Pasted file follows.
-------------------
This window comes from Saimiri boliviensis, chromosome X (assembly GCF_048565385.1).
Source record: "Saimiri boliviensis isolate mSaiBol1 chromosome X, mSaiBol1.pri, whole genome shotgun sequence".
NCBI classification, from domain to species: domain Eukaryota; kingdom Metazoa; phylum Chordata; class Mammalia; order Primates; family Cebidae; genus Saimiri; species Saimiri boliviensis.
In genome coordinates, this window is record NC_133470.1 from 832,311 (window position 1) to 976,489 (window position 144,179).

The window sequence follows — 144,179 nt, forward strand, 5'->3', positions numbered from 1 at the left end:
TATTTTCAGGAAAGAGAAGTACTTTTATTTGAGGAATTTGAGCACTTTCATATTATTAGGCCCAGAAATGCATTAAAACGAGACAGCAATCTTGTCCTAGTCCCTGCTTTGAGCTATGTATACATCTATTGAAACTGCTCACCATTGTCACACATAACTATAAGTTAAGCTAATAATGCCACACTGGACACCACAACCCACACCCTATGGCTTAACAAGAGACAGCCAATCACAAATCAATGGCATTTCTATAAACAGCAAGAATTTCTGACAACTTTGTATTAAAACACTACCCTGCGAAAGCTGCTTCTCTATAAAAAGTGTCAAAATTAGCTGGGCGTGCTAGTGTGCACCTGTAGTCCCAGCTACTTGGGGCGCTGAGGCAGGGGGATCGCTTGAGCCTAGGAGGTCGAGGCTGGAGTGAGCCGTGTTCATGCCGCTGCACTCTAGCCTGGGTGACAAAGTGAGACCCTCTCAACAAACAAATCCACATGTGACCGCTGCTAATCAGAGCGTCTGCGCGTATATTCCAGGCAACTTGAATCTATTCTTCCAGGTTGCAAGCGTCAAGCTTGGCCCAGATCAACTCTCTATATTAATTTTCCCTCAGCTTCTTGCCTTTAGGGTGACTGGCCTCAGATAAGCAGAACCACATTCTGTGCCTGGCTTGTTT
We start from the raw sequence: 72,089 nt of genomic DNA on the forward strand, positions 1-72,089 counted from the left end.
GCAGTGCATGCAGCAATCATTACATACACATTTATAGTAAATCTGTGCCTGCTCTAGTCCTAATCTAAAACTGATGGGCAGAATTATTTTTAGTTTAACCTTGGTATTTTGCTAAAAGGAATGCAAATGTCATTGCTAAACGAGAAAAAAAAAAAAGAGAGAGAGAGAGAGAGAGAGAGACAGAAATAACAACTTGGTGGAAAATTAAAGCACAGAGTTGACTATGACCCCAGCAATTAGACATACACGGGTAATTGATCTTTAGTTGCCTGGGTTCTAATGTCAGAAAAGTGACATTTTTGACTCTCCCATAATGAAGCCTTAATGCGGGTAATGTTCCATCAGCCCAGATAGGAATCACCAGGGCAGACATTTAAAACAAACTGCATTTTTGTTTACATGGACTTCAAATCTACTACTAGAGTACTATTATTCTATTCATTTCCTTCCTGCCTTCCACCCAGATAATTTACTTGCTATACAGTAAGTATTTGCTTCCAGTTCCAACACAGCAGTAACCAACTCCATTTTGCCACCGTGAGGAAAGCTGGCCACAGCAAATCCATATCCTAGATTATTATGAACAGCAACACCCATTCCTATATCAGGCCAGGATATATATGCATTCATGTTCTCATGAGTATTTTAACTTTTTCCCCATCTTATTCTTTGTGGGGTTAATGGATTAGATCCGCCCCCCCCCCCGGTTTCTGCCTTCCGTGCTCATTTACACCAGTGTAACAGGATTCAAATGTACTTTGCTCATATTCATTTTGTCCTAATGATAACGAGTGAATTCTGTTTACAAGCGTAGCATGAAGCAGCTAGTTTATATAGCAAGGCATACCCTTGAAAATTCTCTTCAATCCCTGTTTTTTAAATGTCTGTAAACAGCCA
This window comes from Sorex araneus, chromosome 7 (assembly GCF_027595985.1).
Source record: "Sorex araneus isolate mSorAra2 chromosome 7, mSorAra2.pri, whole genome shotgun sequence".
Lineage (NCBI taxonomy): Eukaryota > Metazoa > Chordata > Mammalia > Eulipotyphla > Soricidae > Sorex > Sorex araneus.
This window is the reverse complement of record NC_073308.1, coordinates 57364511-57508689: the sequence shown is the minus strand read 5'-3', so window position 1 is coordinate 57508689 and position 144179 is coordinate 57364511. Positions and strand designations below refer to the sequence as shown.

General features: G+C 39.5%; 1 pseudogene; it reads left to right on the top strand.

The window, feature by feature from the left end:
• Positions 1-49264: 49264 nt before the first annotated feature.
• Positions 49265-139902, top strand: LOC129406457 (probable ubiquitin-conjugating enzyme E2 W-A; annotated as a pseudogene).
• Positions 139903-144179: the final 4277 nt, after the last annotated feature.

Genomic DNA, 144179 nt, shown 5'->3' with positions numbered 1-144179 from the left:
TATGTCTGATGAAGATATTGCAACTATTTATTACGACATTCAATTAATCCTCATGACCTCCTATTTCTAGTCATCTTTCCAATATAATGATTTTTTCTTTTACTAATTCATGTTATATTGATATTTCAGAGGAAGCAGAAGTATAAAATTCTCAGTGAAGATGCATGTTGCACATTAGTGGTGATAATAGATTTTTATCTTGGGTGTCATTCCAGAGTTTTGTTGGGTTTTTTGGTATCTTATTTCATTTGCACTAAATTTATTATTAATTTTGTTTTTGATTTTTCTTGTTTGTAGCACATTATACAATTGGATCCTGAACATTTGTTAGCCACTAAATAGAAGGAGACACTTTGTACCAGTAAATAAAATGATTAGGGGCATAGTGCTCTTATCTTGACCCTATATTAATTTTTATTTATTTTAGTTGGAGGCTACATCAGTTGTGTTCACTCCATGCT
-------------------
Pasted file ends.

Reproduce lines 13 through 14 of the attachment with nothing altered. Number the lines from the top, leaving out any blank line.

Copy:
General features: G+C 39.5%; 1 pseudogene; it reads left to right on the top strand.

The window, feature by feature from the left end: